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1775: Rebellion – A Video Documentary

I’m a big fan of Academy Games’ Birth of America series. 1812: The Invasion of Canada started the series off last year and now 1775: Rebellion has finally been released.

The PLAN was to debut this new video series near the 4th of July — an American revolution themed game, etc. The problems were:

  • I needed to learn the software to the point that I could make one of these nifty videos.
  • Editing a video like this takes an incredible amount of time — at least for me.
  • It’s been a busy summer of basketball camps, looking into post-bachelor college options, job changes, etc..

So the video was put on hold but now it’s ready and I hope you like it. I’d like to do more of these, time permitting. They’re fun to do and I have discovered that I like doing the video editing work.

A HUGE thanks to Todd for doing the narration. Without it the video just doesn’t work.

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Bill Abner

Bill has been writing about games for the past 16 years for such outlets as Computer Games Magazine, GameSpy, The Escapist, GameShark, and Crispy Gamer. He will continue to do so until his wife tells him to get a real job.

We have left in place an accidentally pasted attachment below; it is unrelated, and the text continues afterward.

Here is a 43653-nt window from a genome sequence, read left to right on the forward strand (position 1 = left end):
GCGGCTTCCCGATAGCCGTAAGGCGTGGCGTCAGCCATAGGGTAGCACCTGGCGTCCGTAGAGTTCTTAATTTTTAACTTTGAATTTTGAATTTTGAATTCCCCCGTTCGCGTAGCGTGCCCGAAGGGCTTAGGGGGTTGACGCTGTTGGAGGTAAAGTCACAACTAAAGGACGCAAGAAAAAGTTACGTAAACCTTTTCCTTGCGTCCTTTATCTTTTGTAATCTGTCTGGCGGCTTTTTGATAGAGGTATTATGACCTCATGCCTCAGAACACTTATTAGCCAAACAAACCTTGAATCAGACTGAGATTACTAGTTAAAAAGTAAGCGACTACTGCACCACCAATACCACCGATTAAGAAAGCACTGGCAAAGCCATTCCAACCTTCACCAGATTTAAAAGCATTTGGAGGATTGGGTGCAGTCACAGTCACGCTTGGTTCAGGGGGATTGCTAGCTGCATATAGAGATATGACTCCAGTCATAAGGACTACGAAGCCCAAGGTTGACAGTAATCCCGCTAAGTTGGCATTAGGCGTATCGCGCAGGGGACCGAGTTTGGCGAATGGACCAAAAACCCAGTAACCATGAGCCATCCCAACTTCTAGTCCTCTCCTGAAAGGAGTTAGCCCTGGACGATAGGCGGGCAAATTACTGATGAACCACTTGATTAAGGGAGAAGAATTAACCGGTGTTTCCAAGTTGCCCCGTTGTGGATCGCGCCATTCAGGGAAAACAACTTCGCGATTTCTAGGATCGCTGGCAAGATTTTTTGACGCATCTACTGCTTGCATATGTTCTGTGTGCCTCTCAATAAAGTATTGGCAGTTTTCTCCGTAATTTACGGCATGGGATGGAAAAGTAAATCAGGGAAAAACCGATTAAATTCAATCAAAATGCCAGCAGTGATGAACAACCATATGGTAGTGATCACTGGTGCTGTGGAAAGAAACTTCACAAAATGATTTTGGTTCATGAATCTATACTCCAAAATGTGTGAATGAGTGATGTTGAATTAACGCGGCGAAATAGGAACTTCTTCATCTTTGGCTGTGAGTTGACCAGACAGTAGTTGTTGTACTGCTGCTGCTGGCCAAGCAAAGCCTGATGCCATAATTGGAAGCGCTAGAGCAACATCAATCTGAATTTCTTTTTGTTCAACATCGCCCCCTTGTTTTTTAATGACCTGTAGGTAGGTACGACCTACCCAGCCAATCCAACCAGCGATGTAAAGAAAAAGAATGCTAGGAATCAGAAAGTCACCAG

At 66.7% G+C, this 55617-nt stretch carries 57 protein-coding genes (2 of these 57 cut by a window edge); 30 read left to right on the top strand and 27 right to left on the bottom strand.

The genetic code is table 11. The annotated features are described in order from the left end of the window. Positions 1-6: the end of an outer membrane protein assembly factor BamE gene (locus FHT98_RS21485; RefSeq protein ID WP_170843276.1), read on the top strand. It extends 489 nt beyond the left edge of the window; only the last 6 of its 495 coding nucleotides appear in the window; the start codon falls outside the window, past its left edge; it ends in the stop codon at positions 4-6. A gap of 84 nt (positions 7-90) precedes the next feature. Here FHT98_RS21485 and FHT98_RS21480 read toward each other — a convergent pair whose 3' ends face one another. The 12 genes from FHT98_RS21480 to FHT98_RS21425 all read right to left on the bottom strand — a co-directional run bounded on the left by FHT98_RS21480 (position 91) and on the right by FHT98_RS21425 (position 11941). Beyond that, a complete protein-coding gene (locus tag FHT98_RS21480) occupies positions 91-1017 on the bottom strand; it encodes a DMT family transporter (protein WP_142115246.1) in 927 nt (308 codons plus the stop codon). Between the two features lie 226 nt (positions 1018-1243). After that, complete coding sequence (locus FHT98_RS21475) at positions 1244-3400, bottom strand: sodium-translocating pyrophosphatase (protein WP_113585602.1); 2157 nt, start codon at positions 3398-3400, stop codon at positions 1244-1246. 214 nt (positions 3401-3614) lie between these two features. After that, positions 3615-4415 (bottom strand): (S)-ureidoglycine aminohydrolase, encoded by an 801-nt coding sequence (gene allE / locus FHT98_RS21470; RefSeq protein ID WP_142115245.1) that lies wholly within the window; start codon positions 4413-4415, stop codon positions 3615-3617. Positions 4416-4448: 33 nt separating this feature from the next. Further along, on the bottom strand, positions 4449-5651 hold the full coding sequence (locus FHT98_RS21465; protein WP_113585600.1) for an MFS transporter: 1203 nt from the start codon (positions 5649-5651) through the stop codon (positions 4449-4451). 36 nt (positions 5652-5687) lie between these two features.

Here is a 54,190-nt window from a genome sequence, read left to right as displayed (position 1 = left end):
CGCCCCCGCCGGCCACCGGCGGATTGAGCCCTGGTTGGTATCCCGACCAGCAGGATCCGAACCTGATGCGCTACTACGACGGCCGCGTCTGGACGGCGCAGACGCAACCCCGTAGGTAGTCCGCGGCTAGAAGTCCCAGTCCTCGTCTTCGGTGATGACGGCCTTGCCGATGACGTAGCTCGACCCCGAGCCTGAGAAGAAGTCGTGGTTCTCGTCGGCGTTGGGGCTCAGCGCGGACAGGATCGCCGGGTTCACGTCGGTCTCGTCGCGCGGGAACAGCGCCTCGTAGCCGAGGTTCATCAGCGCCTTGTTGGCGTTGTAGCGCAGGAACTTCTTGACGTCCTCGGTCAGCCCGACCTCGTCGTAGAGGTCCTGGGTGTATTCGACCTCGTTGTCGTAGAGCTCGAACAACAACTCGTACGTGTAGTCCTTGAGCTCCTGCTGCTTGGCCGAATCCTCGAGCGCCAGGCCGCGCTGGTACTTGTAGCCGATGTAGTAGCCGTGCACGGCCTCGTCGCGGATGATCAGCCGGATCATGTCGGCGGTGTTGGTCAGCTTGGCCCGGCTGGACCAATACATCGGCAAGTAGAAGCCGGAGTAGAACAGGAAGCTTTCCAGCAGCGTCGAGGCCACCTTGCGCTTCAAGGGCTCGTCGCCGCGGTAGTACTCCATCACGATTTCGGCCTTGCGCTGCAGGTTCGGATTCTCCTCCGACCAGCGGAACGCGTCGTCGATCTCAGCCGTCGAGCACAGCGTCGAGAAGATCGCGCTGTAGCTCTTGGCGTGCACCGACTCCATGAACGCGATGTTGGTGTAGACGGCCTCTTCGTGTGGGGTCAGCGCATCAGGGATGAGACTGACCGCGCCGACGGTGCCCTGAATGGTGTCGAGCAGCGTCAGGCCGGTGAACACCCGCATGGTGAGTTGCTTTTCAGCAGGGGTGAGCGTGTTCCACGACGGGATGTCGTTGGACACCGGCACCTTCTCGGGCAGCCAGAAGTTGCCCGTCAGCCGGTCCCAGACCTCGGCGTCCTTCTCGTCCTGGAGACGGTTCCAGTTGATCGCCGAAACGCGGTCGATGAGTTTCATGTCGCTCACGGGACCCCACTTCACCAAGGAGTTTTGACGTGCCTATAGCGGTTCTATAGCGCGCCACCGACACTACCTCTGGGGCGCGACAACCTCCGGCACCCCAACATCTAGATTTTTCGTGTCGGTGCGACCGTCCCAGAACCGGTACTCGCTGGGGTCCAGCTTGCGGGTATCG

13 thoughts to “1775: Rebellion – A Video Documentary”

  1. In sum, I enjoyed it a lot, but I feel as though there was a bit too much RP and not enough mechanical discussion of the game’s events. Only when Dirk brought it up halfway through did I realize that the card mechanic was keeping the British from responding effectively.

    Maybe in a non-historical game, this would be less of an issue, but at times the personas, however light, obscured what was actually going on in the game.

    1. That comment is way too negative for what I got out of the video. I thought the map blow-by-blow was really great, I just wanted the one-on-one scenes with the players to help contextualize it better.

  2. We had a slight miscommunication on how we were going to do the confessionals. Also, we lost an entire turn of commentary due to a camera issue. (It wasn’t turned on..) Ahem.

    Overall I’m happy with how it turned out, even though the game itself was surprisingly one-sided.

  3. Holy cow Bill that was awesome. Good to see you back posting, too.

    When’s the next episode? Are you going right into 1812?

    And man..that was a tough game for the Brits!

  4. Next ep won’t be for a bit. Gencon is here and we need to get everyone together, which isn’t always easy. This is a long process so we really need to clear a day. And the editing process for a newbie like me takes, um, a while.

    1812 is certainly on the table but we have other options for games that would make a good video. Battlestar Galactica could be a blast due to the cyclon mechanic. I also want to do a strict battle/combat game — like Commands & Colors: Ancients. The “epic” version combines two boards so you can do team play.

    That would be really fun to shoot as well as provide commentary. The right flank doesn’t know what the left flank is doing…hilarity ensues.